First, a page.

Daily life, particularly in industrialized countries, is getting way too loud. Our auditory systems simply arenâ??t designed for this constant onslaught of eardrum-shattering decibels…..
Too much noise means too much stress
Our nervous systemâ??s inbox is overflowing with â??emergencyâ?? emails and its keeping us in a constant state of stress. Having recently experienced the unnatural need to keep double-glazed windows constantly closed because of the relentless roar of traffic, I can relate to this!
Too much noise exposure can even cause birth defects
Over a lifetime, the cumulative impact of noise in many developed nations is impairing the hearing of a high percentage of the population. And itâ??s not only our hearing thatâ??s at risk. Regular noise exposure can cause hypertension, gastric ulcers, depression, digestive problems and increase the risk of strokes. Changes in our immune systems and birth defects have also been attributed to noise exposure. The sound level of a normal speaking voice is sixty to sixty-five decibels. Anything over that limit is detrimental to our health.
Noise levels produced by busy traffic triggers a stress response
This raises adrenaline levels, narrowing blood vessels and constricting arterial blood flow. The result is elevated blood pressure. High noise levels can also increase symptoms like headaches, fatigue, stomach ulcers and vertigo. Our physique, behavior and function are shaped by the environment; not only from birth but from conception.
A fetus is capable of perceiving sounds and responding to them by movement, as well as a change in heart rate. Between fifteen and sixty days after conception noise exposure is particularly risky as this is when our major internal organs and central nervous system is being formed. As noise pollution can cause a motherâ??s blood vessels to constrict, developmental problems can arise later due to reduced blood flow, oxygen and nutrition to the fetus.
Children exposed to too much noise can develop learning difficulties
Children may develop reading and speech difficulties if theyâ??re exposed to increased noise levels on a regular basis.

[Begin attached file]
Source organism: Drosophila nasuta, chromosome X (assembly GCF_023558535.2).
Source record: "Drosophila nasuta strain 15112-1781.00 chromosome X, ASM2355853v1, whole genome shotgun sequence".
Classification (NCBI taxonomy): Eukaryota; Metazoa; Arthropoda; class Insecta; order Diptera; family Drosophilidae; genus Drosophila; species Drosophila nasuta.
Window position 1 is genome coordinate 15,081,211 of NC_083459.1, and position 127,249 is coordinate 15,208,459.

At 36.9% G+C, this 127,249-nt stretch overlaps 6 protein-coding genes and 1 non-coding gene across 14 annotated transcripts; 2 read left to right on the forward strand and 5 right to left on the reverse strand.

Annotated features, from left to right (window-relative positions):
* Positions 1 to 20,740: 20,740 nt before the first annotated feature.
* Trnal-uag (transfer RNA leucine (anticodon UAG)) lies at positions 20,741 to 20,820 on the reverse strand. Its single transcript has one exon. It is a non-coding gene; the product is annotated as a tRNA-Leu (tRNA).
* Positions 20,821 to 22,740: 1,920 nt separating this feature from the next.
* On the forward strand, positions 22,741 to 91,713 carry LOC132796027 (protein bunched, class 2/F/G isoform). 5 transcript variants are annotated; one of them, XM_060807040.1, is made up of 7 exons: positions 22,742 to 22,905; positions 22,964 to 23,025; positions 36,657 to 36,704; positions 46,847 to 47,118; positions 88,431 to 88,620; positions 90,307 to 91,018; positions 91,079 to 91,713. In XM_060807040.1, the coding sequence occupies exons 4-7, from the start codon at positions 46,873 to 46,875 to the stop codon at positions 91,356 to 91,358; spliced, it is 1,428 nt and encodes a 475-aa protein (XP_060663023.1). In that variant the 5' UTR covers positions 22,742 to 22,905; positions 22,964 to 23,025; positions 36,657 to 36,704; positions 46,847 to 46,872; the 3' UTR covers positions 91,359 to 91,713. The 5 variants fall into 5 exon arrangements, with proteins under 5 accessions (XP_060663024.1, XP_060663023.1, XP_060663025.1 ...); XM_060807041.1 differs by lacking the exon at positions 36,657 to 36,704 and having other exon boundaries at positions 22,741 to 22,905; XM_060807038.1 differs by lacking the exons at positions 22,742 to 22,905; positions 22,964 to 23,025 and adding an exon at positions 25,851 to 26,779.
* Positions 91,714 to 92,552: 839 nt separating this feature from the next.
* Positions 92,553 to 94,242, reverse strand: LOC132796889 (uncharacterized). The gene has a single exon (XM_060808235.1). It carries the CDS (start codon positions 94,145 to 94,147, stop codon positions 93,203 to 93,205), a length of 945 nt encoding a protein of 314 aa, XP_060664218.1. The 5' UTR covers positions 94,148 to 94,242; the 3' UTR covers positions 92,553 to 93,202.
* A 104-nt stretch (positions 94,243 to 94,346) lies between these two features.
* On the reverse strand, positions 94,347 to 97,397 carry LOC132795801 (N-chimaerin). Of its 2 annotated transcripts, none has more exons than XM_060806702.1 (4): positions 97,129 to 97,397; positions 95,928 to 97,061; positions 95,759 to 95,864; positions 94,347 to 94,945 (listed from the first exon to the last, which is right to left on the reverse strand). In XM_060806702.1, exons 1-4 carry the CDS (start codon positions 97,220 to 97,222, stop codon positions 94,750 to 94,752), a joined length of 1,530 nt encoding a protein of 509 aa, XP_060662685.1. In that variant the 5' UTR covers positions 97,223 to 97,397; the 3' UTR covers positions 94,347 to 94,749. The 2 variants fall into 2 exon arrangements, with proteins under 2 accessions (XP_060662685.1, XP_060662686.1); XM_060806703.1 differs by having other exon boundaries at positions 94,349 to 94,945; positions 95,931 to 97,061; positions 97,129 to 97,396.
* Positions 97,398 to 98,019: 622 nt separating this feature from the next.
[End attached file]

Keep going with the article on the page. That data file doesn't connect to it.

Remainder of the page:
Of course we become habituated to our environments so if you live or work near a busy highway, train station or airport youâ??ve probably got used to the constant cacophony. If you work in a factory, youâ??ve probably adapted to the intrusive scream, roar or murmur of machinery. Prolonged exposure to music loud enough to explode your eardrums from a kilometre away seems quite normal to many, but the fact that the rate of hearing impairment in young people in the United States is 2.5 times greater than their parents, would indicate that our auditory systems donâ??t thrive on it.
Exposure to daily noise causes a number of psychological and physiological responses, whether we realize it or not, because weâ??ve been hardwired to respond in this way. Our bodyâ??s automatic nervous system is just doing what it was designed to do when it accelerates our heart rate, raises our blood pressure and releases stress hormones like adrenalin and cortisol.
Overuse of the fight or flight response over a period of time has a dangerously destructive effect on our health!
A disrupted sleep pattern can lead to aggression
Life in a noisy neighbourhood (or with a noisy neighbour) can disrupt your sleep pattern, making you tired, irritable, unable to concentrate properly and accident prone. Aggression levels rise when weâ??re sleep deprived, as your noisy neighbour may have realized at 3am, just before you kneecapped him!
In Zimbabwe, despite record breaking stress levels, chaos and tragedy, noise pollution is not a problem. We have none of those everyday irritations like telephones ringing for instance. As traffic is fuel dependent, traffic jams are unheard of and the roar of aircraft has become a distant memory. Loud music would require a power supply as would the hums and beeps of electrical appliances so no problem there! If your auditory senses are taking strain, why not push the pause button and re-acquaint yourself with the bliss of peace and tranquility at your nearest spa
While All4Women endeavours to ensure health articles are based on scientific research, health articles should not be considered as a replacement for professional medical advice. Should you have concerns related to this content, it is advised that you discuss them with your personal healthcare provider.